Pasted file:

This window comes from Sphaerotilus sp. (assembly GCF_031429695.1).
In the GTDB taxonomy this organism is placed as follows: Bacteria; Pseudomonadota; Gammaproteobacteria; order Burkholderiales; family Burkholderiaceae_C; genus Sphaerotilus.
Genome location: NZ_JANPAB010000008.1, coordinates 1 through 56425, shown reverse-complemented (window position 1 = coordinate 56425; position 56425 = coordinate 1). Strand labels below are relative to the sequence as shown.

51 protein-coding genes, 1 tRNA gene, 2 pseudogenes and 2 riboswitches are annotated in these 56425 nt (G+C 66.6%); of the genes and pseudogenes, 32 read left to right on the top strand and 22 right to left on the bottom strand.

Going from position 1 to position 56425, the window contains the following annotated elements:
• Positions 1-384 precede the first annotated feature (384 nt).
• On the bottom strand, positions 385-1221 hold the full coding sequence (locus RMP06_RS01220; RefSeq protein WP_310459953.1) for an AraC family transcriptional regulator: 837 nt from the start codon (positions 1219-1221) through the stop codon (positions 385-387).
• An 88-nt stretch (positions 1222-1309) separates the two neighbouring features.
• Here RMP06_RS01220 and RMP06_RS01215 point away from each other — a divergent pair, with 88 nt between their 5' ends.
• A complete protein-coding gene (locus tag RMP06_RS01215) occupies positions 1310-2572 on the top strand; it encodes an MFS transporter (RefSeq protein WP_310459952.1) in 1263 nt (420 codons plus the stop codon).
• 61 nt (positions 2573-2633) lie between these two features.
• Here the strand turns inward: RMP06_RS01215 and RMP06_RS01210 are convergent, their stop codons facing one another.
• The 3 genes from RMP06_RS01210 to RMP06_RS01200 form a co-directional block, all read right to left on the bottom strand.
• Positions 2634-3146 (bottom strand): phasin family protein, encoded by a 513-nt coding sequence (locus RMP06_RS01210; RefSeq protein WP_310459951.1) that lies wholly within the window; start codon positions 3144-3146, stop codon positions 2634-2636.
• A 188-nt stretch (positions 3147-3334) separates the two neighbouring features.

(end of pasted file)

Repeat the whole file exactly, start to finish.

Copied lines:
This window comes from Sphaerotilus sp. (assembly GCF_031429695.1).
In the GTDB taxonomy this organism is placed as follows: Bacteria; Pseudomonadota; Gammaproteobacteria; order Burkholderiales; family Burkholderiaceae_C; genus Sphaerotilus.
Genome location: NZ_JANPAB010000008.1, coordinates 1 through 56425, shown reverse-complemented (window position 1 = coordinate 56425; position 56425 = coordinate 1). Strand labels below are relative to the sequence as shown.

51 protein-coding genes, 1 tRNA gene, 2 pseudogenes and 2 riboswitches are annotated in these 56425 nt (G+C 66.6%); of the genes and pseudogenes, 32 read left to right on the top strand and 22 right to left on the bottom strand.

Going from position 1 to position 56425, the window contains the following annotated elements:
• Positions 1-384 precede the first annotated feature (384 nt).
• On the bottom strand, positions 385-1221 hold the full coding sequence (locus RMP06_RS01220; RefSeq protein WP_310459953.1) for an AraC family transcriptional regulator: 837 nt from the start codon (positions 1219-1221) through the stop codon (positions 385-387).
• An 88-nt stretch (positions 1222-1309) separates the two neighbouring features.
• Here RMP06_RS01220 and RMP06_RS01215 point away from each other — a divergent pair, with 88 nt between their 5' ends.
• A complete protein-coding gene (locus tag RMP06_RS01215) occupies positions 1310-2572 on the top strand; it encodes an MFS transporter (RefSeq protein WP_310459952.1) in 1263 nt (420 codons plus the stop codon).
• 61 nt (positions 2573-2633) lie between these two features.
• Here the strand turns inward: RMP06_RS01215 and RMP06_RS01210 are convergent, their stop codons facing one another.
• The 3 genes from RMP06_RS01210 to RMP06_RS01200 form a co-directional block, all read right to left on the bottom strand.
• Positions 2634-3146 (bottom strand): phasin family protein, encoded by a 513-nt coding sequence (locus RMP06_RS01210; RefSeq protein WP_310459951.1) that lies wholly within the window; start codon positions 3144-3146, stop codon positions 2634-2636.
• A 188-nt stretch (positions 3147-3334) separates the two neighbouring features.